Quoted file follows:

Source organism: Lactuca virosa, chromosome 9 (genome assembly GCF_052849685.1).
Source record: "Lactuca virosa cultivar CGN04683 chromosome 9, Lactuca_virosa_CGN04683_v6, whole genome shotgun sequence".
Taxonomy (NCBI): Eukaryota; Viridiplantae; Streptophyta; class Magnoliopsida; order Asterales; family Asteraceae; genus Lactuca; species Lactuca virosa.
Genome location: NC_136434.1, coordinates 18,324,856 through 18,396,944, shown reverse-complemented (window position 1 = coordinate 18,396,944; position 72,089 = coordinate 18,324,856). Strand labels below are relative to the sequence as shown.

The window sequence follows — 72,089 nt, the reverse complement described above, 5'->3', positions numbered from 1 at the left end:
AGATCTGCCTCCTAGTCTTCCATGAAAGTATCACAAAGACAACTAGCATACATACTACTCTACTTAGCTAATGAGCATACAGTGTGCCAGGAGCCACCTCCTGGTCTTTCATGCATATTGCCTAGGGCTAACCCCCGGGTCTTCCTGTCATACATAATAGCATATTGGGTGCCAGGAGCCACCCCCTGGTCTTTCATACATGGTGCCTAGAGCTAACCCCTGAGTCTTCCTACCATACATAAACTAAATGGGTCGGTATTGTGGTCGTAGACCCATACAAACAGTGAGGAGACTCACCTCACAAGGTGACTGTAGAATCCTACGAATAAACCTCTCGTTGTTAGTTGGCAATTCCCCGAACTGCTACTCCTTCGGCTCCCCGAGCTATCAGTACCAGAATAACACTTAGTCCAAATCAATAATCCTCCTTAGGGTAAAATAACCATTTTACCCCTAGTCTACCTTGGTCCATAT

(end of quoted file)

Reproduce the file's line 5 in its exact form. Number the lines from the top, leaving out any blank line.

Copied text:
The window sequence follows — 72,089 nt, the reverse complement described above, 5'->3', positions numbered from 1 at the left end: